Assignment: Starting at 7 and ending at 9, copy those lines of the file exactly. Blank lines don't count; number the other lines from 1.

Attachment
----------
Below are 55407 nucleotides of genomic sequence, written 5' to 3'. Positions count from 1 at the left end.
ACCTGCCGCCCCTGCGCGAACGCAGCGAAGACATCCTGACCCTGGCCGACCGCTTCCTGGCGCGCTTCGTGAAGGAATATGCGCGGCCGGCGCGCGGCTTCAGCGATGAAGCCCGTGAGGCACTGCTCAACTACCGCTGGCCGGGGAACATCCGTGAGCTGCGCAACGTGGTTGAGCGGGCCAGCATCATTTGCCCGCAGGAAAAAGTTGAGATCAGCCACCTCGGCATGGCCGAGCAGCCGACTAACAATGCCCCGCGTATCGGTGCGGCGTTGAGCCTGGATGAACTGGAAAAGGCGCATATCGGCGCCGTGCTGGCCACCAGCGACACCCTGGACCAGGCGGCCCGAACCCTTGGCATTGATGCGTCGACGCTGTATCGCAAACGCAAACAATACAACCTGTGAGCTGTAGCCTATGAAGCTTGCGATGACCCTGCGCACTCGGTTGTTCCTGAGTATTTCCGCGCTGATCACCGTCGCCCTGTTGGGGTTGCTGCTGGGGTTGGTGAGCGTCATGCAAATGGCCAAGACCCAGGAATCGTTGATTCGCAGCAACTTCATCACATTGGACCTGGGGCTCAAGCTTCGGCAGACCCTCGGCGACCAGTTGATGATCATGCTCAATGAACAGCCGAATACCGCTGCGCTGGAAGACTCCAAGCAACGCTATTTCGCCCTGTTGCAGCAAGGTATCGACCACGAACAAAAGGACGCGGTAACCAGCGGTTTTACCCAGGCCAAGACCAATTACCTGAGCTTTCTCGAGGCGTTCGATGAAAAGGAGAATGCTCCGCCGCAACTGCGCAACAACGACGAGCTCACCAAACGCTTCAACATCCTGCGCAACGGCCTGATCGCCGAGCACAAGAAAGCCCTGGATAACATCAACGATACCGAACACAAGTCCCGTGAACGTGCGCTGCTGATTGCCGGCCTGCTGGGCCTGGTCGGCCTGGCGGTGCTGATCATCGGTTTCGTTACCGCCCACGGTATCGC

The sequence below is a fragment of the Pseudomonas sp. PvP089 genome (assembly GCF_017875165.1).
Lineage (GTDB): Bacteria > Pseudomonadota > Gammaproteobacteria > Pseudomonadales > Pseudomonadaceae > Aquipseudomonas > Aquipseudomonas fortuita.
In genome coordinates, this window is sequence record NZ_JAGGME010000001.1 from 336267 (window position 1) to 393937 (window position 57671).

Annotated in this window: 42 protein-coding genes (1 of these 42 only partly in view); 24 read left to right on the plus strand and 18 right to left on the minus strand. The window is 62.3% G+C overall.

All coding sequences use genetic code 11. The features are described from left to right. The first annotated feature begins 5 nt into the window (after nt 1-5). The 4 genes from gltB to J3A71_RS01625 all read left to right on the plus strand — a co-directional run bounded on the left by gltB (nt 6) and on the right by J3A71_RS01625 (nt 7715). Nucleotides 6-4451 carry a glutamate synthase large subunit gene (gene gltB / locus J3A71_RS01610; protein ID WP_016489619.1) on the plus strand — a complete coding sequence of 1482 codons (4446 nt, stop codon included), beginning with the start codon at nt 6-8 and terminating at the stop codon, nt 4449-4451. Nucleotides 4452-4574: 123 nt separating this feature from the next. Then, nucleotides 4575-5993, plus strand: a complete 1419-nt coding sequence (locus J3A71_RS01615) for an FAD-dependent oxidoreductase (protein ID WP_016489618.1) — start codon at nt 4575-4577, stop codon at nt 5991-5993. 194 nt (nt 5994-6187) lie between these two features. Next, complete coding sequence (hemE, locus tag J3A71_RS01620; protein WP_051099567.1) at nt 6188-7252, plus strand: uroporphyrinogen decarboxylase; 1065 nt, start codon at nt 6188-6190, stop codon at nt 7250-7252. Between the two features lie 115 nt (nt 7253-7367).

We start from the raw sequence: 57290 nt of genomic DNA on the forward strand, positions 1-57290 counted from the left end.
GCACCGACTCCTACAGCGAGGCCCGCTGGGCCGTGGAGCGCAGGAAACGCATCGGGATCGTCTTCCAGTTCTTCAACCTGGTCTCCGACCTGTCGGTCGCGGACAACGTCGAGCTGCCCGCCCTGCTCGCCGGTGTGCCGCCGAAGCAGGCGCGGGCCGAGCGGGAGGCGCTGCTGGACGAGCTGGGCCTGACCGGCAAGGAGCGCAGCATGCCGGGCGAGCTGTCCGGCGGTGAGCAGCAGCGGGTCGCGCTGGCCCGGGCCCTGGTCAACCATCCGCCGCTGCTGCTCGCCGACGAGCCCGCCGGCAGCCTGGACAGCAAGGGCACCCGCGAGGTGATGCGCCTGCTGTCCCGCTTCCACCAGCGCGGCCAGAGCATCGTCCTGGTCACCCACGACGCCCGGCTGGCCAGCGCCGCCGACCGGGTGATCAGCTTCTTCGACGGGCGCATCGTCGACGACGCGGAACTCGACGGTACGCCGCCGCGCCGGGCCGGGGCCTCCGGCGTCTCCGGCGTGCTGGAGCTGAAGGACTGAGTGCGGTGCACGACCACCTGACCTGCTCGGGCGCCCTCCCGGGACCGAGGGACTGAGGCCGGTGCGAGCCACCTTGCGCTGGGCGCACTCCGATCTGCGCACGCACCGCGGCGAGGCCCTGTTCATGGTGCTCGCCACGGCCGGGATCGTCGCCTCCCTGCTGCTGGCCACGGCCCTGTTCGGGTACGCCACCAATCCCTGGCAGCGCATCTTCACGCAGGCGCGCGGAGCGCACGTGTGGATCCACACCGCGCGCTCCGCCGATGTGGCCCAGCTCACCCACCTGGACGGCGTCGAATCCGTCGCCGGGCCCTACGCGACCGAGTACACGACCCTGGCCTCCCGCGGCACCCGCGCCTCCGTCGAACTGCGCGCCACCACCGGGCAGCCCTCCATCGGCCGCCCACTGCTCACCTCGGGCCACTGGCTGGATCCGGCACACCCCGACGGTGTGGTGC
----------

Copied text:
All coding sequences use genetic code 11. The features are described from left to right. The first annotated feature begins 5 nt into the window (after nt 1-5). The 4 genes from gltB to J3A71_RS01625 all read left to right on the plus strand — a co-directional run bounded on the left by gltB (nt 6) and on the right by J3A71_RS01625 (nt 7715). Nucleotides 6-4451 carry a glutamate synthase large subunit gene (gene gltB / locus J3A71_RS01610; protein ID WP_016489619.1) on the plus strand — a complete coding sequence of 1482 codons (4446 nt, stop codon included), beginning with the start codon at nt 6-8 and terminating at the stop codon, nt 4449-4451. Nucleotides 4452-4574: 123 nt separating this feature from the next. Then, nucleotides 4575-5993, plus strand: a complete 1419-nt coding sequence (locus J3A71_RS01615) for an FAD-dependent oxidoreductase (protein ID WP_016489618.1) — start codon at nt 4575-4577, stop codon at nt 5991-5993. 194 nt (nt 5994-6187) lie between these two features. Next, complete coding sequence (hemE, locus tag J3A71_RS01620; protein WP_051099567.1) at nt 6188-7252, plus strand: uroporphyrinogen decarboxylase; 1065 nt, start codon at nt 6188-6190, stop codon at nt 7250-7252. Between the two features lie 115 nt (nt 7253-7367).

We start from the raw sequence: 57290 nt of genomic DNA on the forward strand, positions 1-57290 counted from the left end.
GCACCGACTCCTACAGCGAGGCCCGCTGGGCCGTGGAGCGCAGGAAACGCATCGGGATCGTCTTCCAGTTCTTCAACCTGGTCTCCGACCTGTCGGTCGCGGACAACGTCGAGCTGCCCGCCCTGCTCGCCGGTGTGCCGCCGAAGCAGGCGCGGGCCGAGCGGGAGGCGCTGCTGGACGAGCTGGGCCTGACCGGCAAGGAGCGCAGCATGCCGGGCGAGCTGTCCGGCGGTGAGCAGCAGCGGGTCGCGCTGGCCCGGGCCCTGGTCAACCATCCGCCGCTGCTGCTCGCCGACGAGCCCGCCGGCAGCCTGGACAGCAAGGGCACCCGCGAGGTGATGCGCCTGCTGTCCCGCTTCCACCAGCGCGGCCAGAGCATCGTCCTGGTCACCCACGACGCCCGGCTGGCCAGCGCCGCCGACCGGGTGATCAGCTTCTTCGACGGGCGCATCGTCGACGACGCGGAACTCGACGGTACGCCGCCGCGCCGGGCCGGGGCCTCCGGCGTCTCCGGCGTGCTGGAGCTGAAGGACTGAGTGCGGTGCACGACCACCTGACCTGCTCGGGCGCCCTCCCGGGACCGAGGGACTGAGGCCGGTGCGAGCCACCTTGCGCTGGGCGCACTCCGATCTGCGCACGCACCGCGGCGAGGCCCTGTTCATGGTGCTCGCCACGGCCGGGATCGTCGCCTCCCTGCTGCTGGCCACGGCCCTGTTCGGGTACGCCACCAATCCCTGGCAGCGCATCTTCACGCAGGCGCGCGGAGCGCACGTGTGGATCCACACCGCGCGCTCCGCCGATGTGGCCCAGCTCACCCACCTGGACGGCGTCGAATCCGTCGCCGGGCCCTACGCGACCGAGTACACGACCCTGGCCTCCCGCGGCACCCGCGCCTCCGTCGAACTGCGCGCCACCACCGGGCAGCCCTCCATCGGCCGCCCACTGCTCACCTCGGGCCACTGGCTGGATCCGGCACACCCCGACGGTGTGGTGC